|My friend, Audrey, in Diepsloot|
There is no gene for the human spirit.
Emily Dickinson is said to have lived a neurotic life, rarely leaving her home in her 55 years, wearing white and hardly speaking. She is said to have suffered from "Bright's Disease", not really a disease, but a term invented to describe medical symptoms including kidney disease and hypertension. In the days she lived, however, she was a prolific writer of heavenly verse, penning words that have an other-worldliness about them, floating like clouds to describe everyday thoughts we all have had. She explained, in poetry, eternity in a way that was beautiful and thought-provoking.
George Washington Carver was born into slavery in Missouri, his exact birthdate unknown, since he was more property than he was a person. When he was only a week old, he and his mother were kidnapped by night raiders. His master , Moses Carver, tried to get them back, but was only able to find the baby, George. After slavery was abolished, Carver and his wife raised George their own, teaching him the basics of reading and writing. His schooling consisted mostly of reading, since blacks were not allowed into public schools. After applying to several colleges, and being rejected because of race, Carver finally achieved a Masters Degree at Iowa State. He then became a professor at Booker T. Washington’s college. In his day, through much adversity, Carver developed and promoted alternative crops to cotton, ( peanuts, soybeans and sweet potatoes), aided nutrition for farm families, published 44 practical bulletins for farmers, developed and promoted about 100 products made from peanuts (including cosmetics, dyes, paints, plastics, gasoline and nitro-glycerin) and received numerous honors for his work.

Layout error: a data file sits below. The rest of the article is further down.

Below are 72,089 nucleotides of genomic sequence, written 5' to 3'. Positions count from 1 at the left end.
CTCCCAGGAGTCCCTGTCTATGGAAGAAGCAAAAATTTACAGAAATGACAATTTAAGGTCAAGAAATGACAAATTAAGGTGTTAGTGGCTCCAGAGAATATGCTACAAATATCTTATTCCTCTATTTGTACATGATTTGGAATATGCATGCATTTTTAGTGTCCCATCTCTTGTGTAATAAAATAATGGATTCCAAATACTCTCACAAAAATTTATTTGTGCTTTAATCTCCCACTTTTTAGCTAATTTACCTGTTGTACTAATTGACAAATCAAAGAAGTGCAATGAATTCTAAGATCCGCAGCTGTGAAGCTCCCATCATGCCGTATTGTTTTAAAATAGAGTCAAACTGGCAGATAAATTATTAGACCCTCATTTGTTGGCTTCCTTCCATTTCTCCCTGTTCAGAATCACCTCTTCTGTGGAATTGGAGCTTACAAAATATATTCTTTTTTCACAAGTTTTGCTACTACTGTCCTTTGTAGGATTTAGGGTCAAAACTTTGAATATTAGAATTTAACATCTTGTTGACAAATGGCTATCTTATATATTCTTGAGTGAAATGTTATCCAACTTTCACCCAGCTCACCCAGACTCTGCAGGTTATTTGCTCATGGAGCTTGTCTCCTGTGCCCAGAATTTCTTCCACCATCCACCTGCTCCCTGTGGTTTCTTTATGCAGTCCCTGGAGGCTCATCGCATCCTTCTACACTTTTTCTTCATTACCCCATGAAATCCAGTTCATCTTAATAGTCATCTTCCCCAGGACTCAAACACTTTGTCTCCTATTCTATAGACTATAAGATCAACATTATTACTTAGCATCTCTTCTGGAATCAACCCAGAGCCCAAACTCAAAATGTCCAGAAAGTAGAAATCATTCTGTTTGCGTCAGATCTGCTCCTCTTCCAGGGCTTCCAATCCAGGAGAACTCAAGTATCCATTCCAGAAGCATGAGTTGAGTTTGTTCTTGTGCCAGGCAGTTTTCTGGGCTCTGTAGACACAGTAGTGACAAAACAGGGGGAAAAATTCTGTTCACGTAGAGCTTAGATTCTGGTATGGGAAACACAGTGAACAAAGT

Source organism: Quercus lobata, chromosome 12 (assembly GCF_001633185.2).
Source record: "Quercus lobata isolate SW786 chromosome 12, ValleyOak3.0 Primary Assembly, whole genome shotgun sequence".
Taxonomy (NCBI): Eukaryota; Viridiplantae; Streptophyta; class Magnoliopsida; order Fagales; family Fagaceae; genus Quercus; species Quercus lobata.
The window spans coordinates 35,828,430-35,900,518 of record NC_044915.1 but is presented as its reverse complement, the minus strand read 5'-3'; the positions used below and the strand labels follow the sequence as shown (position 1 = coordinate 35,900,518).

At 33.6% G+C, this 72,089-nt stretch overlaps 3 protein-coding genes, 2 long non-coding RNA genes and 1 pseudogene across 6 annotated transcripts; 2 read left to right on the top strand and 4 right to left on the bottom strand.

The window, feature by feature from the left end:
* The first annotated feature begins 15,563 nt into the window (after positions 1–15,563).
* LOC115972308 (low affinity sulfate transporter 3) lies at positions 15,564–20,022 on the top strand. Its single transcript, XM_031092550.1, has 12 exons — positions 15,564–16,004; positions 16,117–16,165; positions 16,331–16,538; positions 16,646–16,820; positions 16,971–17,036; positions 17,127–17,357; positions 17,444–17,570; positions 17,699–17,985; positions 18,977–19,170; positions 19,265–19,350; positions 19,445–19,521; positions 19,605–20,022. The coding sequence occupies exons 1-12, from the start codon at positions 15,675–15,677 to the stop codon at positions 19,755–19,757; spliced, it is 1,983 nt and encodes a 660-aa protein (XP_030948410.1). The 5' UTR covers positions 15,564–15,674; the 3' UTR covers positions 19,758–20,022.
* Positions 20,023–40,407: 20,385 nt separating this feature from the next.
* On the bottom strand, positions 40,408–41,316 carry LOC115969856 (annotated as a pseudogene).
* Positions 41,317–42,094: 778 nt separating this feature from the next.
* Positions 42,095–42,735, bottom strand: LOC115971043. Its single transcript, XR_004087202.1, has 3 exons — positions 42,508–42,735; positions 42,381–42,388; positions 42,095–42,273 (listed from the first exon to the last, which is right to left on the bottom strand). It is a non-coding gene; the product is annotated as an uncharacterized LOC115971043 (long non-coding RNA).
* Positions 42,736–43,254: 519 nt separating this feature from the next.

Stephen Hawking is a physicist and writer, born with a motor neurone disease that is related to ALS. In its progression over the years, this disease has left him almost completely paralysed. Still, his interests in astrophysics and subsequent degrees and writings have called attention to his brain, and have inspired others to ask questions about the universe. His strange and unusual curiosity of space, have produced many elevated theorems, including one that says black holes should emit radiation. To this day, the radiation of black holes is called “Hawking radiation”.
The eternal benefit of the lives of Dickinson, Carver and Hawking was not genetic. It wasn’t especially passed down from their parents. It was imparted from another source, squarely into their spirits.
Today, I was reminded of this as I handed out taxi fare to people at church who had made their way to church and were now looking for the fare back home. Taxi fare to church from the local township is eight rand, or in American money, about a dollar ten. This is a lot of money in South Africa, and those who come to church are determined to get there, regardless of cost. They inspire me.
As I was waiting on the line of people, I was realizing that I had no help (my friend who helps every Sunday was expecting guests at home and had to leave early). I asked my friend, Portia to help me. She agreed, setting down her Jimmy Choo bag and letting her kids play soccer on the outside courts while she followed me upstairs to help. Portia speaks four languages, and I value this, especially when it’s time to hand out taxi fare.